These are some of the unfolding results in the last year caused by the West’s utopian dream to punish fossil fuels and sprint to a world driven solely by renewable energy. It’s time for political leaders to recognize this manifest debacle and admit that, short of a technological breakthrough, the world will need an ample supply of carbon fuel for decades to remain prosperous and free.
INVADING SEA OPINION
Officials charged with protecting Florida’s wildlife and ecosystems don’t seem to understand science – or care about it
By Christopher Koenig and Felicia Coleman
When we started presenting the results of our research on goliath grouper ecology to the Florida Fish & Wildlife Conservation Commission (FWC) over a decade ago, we found that none of the commissioners had any background in science or in wildlife management.
So when the commission opened discussions to have a limited fishery for goliath grouper, a species that has been protected since 1990 and remains vulnerable to extinction, several of us published a peer-reviewed essay summarizing all the data relevant to goliaths in Florida to help them out.
We sent the publication to the commissioners several times, once including an endorsement of nearly 100 respected scientists and conservationists.
By Dr. Robert Knight, the Howard T. Odum Florida Springs Institute
National parks have attained a special status in America. As a conservationist, I understand and appreciate national wildlife refuges, state parks, state and national forests, and other state and federally managed conservation lands and how they help us work toward solving problems like climate change and extinction.
But national parks represent the best-of-the-best of our country’s natural and cultural scenic areas. They are places that tug on our heartstrings, protected and managed not just for sustainability but for future generations to traverse and explore.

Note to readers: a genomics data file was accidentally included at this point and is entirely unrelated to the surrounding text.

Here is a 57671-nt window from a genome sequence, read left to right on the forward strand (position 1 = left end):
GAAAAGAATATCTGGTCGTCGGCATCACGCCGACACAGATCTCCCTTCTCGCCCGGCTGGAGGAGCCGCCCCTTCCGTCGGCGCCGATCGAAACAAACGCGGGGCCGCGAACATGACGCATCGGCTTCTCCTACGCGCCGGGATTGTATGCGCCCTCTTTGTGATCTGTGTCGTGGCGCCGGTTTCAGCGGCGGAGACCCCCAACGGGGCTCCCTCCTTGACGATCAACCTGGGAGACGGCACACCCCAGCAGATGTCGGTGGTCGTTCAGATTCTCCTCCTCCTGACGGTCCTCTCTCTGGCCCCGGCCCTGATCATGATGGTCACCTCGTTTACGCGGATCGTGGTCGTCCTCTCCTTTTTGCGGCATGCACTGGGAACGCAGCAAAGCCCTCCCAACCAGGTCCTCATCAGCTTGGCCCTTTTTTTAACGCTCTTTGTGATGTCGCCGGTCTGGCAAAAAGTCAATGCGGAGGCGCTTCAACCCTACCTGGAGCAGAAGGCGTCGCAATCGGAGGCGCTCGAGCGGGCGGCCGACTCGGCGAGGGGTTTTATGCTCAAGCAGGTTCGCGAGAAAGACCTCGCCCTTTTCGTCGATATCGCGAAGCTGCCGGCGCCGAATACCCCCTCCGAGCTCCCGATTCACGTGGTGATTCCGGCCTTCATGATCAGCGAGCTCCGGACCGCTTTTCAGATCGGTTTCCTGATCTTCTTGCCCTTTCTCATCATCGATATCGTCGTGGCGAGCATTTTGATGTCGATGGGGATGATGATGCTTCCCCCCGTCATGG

By Carol Lindsey and Shauna Junco
The mission of the Florida Clinicians for Climate Action, a group of clinicians across the state representing a diverse set of specialties, is to educate health professionals and the public about the impact a warming climate is currently and increasingly having on our health.
We join together now to ask University of Florida President Kent Fuchs and the UF board of trustees why they have not acted on the analysis provided by the Rocky Mountain Institute to provide for UF’s energy needs by tapping into renewable energy and making upgrades to energy efficiency and storage. As detailed in The Sun in March, the institute’s clean energy proposal would be more than $100 million less than the UF trustees’ current plan, which is still outlined on their website, to build a methane-burning plant referred to as the Central Energy Plant.
By Chris Farrell, Audubon Florida
Being a professional conservationist is not all hip waders and binoculars. Just as often, it’s the methodical review of draft rules and management plans or scrutinizing the science of regulatory agencies.
It was just this kind of glamorous work I was involved in last month –reviewing the St. Johns Water Management District Governing Board’s Agenda — when an item on the consent agenda caught my eye.
It was a request for approval of the District’s new surplus lands list. The accompanying information included 18,000 acres of state-owned parcels deemed to be no longer needed for conservation.